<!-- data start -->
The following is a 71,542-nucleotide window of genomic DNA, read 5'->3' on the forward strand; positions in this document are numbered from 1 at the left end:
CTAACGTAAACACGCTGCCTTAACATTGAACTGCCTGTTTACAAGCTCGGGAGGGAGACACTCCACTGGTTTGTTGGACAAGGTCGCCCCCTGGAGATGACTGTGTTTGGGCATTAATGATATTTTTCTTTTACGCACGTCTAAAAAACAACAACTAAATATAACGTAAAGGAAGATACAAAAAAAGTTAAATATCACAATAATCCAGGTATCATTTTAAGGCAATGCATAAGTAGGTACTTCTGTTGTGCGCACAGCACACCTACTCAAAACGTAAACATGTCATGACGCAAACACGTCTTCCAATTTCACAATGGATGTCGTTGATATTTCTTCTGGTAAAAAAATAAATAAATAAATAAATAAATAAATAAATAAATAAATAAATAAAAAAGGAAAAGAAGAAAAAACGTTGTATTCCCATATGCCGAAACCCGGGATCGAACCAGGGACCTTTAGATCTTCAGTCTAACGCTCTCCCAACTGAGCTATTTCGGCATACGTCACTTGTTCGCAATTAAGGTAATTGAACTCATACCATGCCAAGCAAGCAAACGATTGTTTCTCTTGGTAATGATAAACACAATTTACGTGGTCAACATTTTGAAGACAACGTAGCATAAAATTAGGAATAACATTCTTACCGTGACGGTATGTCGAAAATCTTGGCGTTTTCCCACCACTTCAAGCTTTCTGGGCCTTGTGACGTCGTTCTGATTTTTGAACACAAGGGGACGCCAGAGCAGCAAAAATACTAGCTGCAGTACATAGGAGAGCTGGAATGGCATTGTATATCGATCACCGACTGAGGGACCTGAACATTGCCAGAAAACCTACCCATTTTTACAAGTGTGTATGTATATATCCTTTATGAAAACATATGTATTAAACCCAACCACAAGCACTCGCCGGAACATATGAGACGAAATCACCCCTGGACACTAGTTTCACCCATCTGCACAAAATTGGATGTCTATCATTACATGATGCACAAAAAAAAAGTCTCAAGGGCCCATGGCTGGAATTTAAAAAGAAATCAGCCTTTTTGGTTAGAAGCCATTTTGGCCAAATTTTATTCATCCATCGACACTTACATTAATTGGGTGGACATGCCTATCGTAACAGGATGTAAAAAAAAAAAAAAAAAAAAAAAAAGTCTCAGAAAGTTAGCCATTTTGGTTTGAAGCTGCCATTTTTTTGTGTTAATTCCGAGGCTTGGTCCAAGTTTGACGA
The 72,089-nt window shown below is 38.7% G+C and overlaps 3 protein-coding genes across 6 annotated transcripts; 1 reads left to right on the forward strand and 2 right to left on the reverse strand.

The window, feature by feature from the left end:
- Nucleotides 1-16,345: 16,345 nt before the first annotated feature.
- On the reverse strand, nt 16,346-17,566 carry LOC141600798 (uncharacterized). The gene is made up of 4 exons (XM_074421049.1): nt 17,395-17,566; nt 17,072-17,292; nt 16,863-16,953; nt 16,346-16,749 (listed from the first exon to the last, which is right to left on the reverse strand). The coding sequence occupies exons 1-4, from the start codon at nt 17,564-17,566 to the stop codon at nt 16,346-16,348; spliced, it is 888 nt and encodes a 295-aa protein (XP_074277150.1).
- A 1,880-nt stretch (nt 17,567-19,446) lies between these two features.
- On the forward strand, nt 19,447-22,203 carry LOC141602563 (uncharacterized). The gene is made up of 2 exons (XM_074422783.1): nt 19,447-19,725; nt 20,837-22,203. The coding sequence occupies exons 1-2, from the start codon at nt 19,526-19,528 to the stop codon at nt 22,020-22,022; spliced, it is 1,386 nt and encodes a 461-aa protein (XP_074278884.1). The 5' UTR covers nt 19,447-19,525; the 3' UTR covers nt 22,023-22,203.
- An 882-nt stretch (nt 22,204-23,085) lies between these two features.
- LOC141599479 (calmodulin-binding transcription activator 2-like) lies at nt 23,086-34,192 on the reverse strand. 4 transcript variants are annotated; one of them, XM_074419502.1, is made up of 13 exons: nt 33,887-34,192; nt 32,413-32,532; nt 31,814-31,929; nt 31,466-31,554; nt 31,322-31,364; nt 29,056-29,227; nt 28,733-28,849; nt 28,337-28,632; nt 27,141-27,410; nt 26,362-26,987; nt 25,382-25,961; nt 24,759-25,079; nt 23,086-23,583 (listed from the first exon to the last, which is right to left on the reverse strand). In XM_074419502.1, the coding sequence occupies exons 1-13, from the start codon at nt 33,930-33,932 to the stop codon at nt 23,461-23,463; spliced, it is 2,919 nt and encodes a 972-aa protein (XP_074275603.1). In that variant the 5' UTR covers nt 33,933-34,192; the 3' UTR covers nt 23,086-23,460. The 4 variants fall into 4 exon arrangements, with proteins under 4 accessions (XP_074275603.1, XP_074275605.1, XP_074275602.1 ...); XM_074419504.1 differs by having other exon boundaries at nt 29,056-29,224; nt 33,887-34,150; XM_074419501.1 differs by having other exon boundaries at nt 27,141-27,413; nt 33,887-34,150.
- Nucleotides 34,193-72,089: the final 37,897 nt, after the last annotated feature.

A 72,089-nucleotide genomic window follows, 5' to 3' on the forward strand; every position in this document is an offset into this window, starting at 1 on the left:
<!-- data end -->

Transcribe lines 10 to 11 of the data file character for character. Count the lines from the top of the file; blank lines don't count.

- LOC141599479 (calmodulin-binding transcription activator 2-like) lies at nt 23,086-34,192 on the reverse strand. 4 transcript variants are annotated; one of them, XM_074419502.1, is made up of 13 exons: nt 33,887-34,192; nt 32,413-32,532; nt 31,814-31,929; nt 31,466-31,554; nt 31,322-31,364; nt 29,056-29,227; nt 28,733-28,849; nt 28,337-28,632; nt 27,141-27,410; nt 26,362-26,987; nt 25,382-25,961; nt 24,759-25,079; nt 23,086-23,583 (listed from the first exon to the last, which is right to left on the reverse strand). In XM_074419502.1, the coding sequence occupies exons 1-13, from the start codon at nt 33,930-33,932 to the stop codon at nt 23,461-23,463; spliced, it is 2,919 nt and encodes a 972-aa protein (XP_074275603.1). In that variant the 5' UTR covers nt 33,933-34,192; the 3' UTR covers nt 23,086-23,460. The 4 variants fall into 4 exon arrangements, with proteins under 4 accessions (XP_074275603.1, XP_074275605.1, XP_074275602.1 ...); XM_074419504.1 differs by having other exon boundaries at nt 29,056-29,224; nt 33,887-34,150; XM_074419501.1 differs by having other exon boundaries at nt 27,141-27,413; nt 33,887-34,150.
- Nucleotides 34,193-72,089: the final 37,897 nt, after the last annotated feature.